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SanDisk (SNDK) is likely to benefit from strong demand for NAND flash memory product that is likely to exceed supply in the coming months. This could be seen from OCZ Technology (OCZ) reducing its revenue outlook for the second quarter recently on short supply of NAND flash memory. This apart, technology bellwether Apple (AAPL) also will likely provide more details about its upcoming product releases' on September 12 to guide the NAND flash memory sector further.

The news of OCZ Technology cutting its revenue forecast came after Toshiba slashed its NAND flash memory production by 30 percent from July 24. The production cut initiated by Toshiba is likely to intensify demand prospects for NAND flash memory. This is primarily due to robust demand for smartphone and tablet PCs. The typically seasonal second-half should stimulate higher demand. NAND flash memory is a component for media tablets, ultrabooks, smartphones and e-readers.

The recent data suggest an improving supply and demand landscape is on the horizon. NAND flash memory prices for both spot as well as contracted have stabilized following the rationalization of supply from key producers. In a research note released on September 10, S&P Capital IQ analyst Angela Zina sees cyclical rebound in the group. "We think demand is likely to exceed supply in the coming months, likely elevating supply constraints, which should aid pricing trends and lead to potential upward revisions to consensus earnings estimates," the analyst indicated.

The analyst view is clearly demonstrated by OCZ Technology's preliminary results for the second quarter. The company's CEO Ryan Petersen comments hold significance. He said, "Despite achieving bookings in excess of our expectations for our second fiscal quarter, we were not able to meet our previously stated revenue guidance due primarily to constraints in NAND flash supply." Significantly, the company witnessed shortage of some NAND flash components during the month of August and expects it to continue as a result of production cuts by industry leaders.

Interestingly, Samsung too indicated its intention to convert to the production of logic products from memory chips at its Austin, Texas facility. The production cuts by Toshiba and Samsung will reduce the inventory in the market thereby improving the overall balance of the supply/demand curve.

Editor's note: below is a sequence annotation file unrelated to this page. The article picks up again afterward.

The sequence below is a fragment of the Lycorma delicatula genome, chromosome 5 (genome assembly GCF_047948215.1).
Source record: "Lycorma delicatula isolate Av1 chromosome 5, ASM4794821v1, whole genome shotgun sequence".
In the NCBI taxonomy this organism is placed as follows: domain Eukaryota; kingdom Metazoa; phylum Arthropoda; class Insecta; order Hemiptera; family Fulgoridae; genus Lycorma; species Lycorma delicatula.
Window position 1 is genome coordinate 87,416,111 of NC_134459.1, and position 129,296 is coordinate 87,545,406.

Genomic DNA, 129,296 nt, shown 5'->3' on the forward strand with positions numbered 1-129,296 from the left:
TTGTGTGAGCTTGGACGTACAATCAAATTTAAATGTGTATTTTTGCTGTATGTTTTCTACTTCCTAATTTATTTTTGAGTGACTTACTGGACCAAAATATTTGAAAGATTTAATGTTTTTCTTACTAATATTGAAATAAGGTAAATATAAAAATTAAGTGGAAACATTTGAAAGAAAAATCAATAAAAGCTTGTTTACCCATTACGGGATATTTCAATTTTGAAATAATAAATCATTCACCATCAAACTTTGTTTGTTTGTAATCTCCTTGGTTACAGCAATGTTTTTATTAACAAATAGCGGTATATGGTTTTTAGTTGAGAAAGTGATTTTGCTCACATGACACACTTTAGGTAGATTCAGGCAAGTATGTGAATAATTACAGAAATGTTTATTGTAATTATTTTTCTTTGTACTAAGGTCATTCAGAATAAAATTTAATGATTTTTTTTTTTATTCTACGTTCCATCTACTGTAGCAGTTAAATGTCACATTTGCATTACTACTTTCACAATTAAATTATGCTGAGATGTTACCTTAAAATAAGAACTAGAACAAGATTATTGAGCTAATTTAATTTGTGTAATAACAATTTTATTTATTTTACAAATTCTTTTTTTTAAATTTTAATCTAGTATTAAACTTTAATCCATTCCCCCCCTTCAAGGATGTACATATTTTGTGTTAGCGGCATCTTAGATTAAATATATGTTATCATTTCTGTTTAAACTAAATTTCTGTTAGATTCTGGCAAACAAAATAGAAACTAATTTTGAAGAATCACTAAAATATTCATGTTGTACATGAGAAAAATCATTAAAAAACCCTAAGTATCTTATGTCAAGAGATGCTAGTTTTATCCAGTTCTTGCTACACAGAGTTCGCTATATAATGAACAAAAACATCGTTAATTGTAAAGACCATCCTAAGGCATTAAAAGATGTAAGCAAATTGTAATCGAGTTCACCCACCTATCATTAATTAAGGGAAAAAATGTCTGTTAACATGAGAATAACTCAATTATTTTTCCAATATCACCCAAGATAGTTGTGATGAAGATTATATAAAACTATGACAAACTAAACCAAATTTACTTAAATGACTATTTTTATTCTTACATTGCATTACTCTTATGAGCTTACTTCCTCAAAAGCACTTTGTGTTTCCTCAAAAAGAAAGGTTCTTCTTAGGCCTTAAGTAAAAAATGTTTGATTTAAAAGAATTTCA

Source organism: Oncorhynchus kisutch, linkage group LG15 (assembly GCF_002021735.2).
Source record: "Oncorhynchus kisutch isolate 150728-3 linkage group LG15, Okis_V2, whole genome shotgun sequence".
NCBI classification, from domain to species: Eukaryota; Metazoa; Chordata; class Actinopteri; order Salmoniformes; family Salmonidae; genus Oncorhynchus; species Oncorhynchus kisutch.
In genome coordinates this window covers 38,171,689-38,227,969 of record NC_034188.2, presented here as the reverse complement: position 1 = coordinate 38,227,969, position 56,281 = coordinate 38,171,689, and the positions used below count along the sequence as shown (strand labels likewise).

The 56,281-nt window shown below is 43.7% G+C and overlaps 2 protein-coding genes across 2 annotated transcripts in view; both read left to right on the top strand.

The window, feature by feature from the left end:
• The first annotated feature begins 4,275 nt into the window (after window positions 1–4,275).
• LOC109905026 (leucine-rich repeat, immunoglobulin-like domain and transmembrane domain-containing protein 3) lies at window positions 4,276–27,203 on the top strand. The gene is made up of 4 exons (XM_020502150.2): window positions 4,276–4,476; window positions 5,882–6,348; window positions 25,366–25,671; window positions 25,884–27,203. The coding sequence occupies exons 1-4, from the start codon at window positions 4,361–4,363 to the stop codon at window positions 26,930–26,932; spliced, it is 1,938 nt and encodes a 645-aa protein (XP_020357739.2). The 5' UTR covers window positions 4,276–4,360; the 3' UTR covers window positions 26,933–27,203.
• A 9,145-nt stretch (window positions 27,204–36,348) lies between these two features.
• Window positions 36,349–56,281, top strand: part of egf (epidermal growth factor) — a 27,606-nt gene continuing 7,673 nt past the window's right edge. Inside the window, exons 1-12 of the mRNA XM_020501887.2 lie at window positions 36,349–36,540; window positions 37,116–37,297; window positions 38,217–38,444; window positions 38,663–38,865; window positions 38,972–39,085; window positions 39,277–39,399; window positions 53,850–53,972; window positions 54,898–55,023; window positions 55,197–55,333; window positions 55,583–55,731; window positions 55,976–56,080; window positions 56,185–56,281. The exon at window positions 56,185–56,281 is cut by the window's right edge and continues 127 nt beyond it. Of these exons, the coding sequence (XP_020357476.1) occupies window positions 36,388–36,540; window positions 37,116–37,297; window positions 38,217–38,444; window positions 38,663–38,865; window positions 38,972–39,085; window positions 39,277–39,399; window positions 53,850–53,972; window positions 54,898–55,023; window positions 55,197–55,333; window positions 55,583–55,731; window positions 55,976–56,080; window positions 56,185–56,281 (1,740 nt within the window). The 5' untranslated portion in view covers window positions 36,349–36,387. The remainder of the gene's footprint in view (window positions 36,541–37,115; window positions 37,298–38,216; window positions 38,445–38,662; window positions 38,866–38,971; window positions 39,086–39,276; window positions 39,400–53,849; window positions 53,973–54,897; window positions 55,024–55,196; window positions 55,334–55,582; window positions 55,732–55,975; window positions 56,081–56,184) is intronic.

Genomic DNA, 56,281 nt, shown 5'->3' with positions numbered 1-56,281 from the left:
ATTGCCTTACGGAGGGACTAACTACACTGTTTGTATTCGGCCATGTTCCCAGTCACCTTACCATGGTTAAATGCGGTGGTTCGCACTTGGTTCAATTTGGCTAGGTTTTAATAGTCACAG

More over, in the last one week or so, new product introductions were launched by the likes of Nokia (NOK), Motorola (MOT) and Amazon (AMZN) thus supporting the demand side. Mobile phones consist of over 45 percent of the total NAND market bit share, according to S&P Capital IQ. This apart, Apple is set to launch its iPhone 5 on September 12. Analyst Zina believes that Apple is the single largest potential catalyst to drive the NAND flash market since it consumes 20 percent of total NAND flash and the company's forthcoming new product releases' could throw more light on the demand side of the NAND flash market.

Additionally, Microsoft (MSFT) is planning to launch its Windows 8 and more smartphone and tablet products are also in the pipeline, analyst Zina viewed. The recent macroeconomic issues have also forced customers to hold back on rebuilding inventories during the first half. The second half is crucial because of the seasonality and this could provide opportunities for NAND flash memory producers to price its spot as well as contract aggressively.

It appears that SanDisk is well positioned to gain from the available opportunity both within the client and enterprise solid state arena. The company strengthened its position in enterprise solid state drives or SSDs with the Schooner Information Technology buy in June, Flash Soft in February and Pliant Technology in May 2011. These acquisitions would help the company post significant revenue from SSD in the next few years.

Meanwhile, S&P Capital IQ lifted its price target to $55 from $53 on P/E and price-to-sales metrics within historical and peer ranges. The analyst also increased operating EPS estimate for 2012 to $1.85 from $1.77. Zina added, "We believe SNDK possesses the best balance sheet among pure based memory peers in our coverage universe, and think it is an ideal way to play the NAND flash market." On the risk side, competitive pressures, more weakening in end market demand and price erosion could play a spoil sport.

Source: SanDisk: Demand For NAND Flash Memory May Exceed Supply